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Lunchtime Briefing: What's Up Wal-Mart's Sleeve?

Frank Ahrens, the online component of the ubiquitous big-box store, has scheduled a live Webcast today at 11:30 a.m. EDT.

The press release reads: " to Change the Way Millions of Customers Shop the Online Store of the World's Largest Retailer."

I'll be listening in and trying to ask a couple of questions. But it may be tough--the Webcast is only 30 minutes. "So get your questions in early!" the p.r. woman chirped last week.


For all its successes, Wal-Mart has been so far unable to really crack the online retailing space. They've got bricks-and-mortar in their DNA, a Hollywood source told me last week.

And Hollywood is a key issue: It was price objections from Wal-Mart--and Target and other big-boxers--that kept most of the Hollywood studios from signing on to the launch of Apple's new video download service rolled out last month.

Apple leader Steve Jobs could only coax Disney aboard--and that's probably because he sits on the Disney board. The other studios likely will join in, but they could not work out a pricing arrangement satisfactory to Wal-Mart.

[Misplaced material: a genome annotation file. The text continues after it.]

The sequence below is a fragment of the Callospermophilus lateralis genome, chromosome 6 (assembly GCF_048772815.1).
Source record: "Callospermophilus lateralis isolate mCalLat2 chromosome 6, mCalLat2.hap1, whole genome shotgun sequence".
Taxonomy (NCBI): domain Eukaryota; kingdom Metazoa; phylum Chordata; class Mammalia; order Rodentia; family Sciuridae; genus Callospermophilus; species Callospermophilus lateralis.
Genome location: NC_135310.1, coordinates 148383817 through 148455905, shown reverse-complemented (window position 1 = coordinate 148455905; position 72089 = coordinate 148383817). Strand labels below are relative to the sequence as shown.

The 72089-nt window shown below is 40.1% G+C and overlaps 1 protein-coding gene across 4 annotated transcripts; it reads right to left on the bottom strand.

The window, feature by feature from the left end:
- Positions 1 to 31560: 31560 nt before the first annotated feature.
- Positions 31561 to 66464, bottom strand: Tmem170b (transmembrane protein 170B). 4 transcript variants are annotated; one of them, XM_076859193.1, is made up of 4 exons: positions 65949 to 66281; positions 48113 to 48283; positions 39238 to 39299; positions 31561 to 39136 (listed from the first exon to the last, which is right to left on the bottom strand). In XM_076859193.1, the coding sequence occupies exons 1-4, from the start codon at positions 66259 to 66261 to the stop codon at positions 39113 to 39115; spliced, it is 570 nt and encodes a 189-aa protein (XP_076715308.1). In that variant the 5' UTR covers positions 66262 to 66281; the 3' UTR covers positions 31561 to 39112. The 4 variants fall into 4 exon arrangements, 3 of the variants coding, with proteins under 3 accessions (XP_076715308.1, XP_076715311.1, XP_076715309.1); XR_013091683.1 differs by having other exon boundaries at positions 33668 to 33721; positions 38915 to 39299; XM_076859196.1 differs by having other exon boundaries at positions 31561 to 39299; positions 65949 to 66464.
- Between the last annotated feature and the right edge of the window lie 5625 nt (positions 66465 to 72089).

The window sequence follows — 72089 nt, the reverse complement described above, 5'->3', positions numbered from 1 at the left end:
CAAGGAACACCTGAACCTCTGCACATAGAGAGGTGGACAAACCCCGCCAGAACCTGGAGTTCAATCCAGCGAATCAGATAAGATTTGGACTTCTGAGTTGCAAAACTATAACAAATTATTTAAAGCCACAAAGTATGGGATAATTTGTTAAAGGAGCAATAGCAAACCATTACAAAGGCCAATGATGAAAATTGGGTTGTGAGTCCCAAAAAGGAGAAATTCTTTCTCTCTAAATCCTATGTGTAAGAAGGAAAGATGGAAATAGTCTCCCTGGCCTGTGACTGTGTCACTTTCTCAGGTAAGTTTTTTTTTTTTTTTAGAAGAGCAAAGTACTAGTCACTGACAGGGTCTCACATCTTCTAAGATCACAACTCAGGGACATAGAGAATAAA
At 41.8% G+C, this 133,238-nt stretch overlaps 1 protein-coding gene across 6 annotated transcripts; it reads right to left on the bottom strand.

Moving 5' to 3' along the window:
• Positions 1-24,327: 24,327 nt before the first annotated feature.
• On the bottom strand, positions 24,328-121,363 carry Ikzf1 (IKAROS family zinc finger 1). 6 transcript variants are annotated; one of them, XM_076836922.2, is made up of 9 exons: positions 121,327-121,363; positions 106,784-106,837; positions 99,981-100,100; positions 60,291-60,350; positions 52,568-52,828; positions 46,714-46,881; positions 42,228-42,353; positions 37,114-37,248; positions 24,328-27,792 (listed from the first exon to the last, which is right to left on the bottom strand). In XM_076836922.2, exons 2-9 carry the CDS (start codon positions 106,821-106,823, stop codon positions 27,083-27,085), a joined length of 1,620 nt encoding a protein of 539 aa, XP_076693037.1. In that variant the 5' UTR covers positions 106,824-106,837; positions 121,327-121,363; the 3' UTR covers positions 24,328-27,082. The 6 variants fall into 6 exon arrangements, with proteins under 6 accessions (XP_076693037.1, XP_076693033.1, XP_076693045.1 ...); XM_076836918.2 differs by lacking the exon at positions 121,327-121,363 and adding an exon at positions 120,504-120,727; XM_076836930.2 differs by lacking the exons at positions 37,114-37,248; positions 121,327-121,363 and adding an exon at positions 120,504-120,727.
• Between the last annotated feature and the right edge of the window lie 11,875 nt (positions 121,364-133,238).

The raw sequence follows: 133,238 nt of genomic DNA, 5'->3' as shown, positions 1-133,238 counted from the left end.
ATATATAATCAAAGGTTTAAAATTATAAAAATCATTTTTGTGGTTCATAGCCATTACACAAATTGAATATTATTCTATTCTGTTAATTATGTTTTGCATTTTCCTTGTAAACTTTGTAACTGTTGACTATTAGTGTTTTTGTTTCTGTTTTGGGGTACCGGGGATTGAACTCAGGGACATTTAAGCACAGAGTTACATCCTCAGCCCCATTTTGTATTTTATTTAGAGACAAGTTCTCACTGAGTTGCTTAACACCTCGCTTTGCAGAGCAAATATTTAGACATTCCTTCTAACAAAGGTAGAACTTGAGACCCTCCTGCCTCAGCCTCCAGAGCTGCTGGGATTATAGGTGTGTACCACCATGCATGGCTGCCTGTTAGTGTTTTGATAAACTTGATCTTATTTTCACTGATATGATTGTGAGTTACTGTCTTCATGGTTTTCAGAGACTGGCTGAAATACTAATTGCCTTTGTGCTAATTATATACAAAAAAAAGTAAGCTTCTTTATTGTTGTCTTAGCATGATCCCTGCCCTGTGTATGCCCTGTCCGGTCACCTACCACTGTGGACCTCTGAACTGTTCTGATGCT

See, Wal-Mart is the biggest customer of Hollywood when it comes to buying DVDs. Wal-Mart uses them as a loss-leader to get folks in the door and hopefully to buy more expensive items. But if Steve Jobs is selling movies online cheaper than people can buy the DVDs in Wal-Marts, Wal-Mart has a concern.

Complicating the matter is that Wal-Mart has acknowledged that it is considering launching its own video-download service. My Hollywood sources think that's at least 6 months out, but they are sources in Hollywood, not in the famously tight-lipped Wal-Mart, so it's a guess only.

Will roll out something dramatic today like a video-download service? Or some sort of augmentation of its music-download service? (Did you even know they had one?)

I'll listen in and let you know.

Meanwhile, keep sending in ideas for our Great Tech Movies list, below.

By Frank Ahrens  |  October 24, 2006; 9:58 AM ET  | Category:  Frank Ahrens
Previous: Great Tech Movies | Next: Maybe They Should Call It

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